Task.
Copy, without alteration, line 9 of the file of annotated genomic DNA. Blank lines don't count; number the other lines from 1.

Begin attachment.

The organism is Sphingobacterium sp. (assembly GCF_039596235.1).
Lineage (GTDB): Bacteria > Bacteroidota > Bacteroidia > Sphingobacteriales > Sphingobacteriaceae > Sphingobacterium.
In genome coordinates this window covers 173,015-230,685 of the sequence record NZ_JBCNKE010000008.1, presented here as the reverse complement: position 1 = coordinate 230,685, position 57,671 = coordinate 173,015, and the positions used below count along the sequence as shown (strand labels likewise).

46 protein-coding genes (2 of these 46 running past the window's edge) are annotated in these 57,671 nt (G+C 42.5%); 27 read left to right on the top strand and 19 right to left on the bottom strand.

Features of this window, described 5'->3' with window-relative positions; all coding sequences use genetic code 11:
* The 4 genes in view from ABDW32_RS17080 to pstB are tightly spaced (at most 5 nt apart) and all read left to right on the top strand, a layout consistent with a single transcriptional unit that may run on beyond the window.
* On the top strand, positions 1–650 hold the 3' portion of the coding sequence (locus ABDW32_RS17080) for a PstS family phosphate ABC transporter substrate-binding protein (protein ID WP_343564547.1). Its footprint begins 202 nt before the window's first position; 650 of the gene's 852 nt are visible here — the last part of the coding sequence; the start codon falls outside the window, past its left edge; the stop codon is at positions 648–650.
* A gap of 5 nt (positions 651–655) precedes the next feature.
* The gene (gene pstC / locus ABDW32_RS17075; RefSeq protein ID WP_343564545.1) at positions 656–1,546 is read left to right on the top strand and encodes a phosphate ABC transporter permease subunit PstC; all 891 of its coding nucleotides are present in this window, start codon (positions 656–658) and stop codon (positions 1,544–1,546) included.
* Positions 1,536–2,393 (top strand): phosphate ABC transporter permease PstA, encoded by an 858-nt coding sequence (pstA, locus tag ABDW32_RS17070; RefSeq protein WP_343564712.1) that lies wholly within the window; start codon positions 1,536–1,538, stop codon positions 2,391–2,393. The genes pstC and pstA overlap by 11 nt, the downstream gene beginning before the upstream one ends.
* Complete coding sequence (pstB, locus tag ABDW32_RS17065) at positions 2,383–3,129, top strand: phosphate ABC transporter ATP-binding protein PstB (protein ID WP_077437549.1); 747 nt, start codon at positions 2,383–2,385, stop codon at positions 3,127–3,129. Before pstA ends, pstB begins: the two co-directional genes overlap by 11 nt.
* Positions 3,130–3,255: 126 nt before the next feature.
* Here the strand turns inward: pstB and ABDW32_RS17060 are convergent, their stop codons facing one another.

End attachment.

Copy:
* The gene (gene pstC / locus ABDW32_RS17075; RefSeq protein ID WP_343564545.1) at positions 656–1,546 is read left to right on the top strand and encodes a phosphate ABC transporter permease subunit PstC; all 891 of its coding nucleotides are present in this window, start codon (positions 656–658) and stop codon (positions 1,544–1,546) included.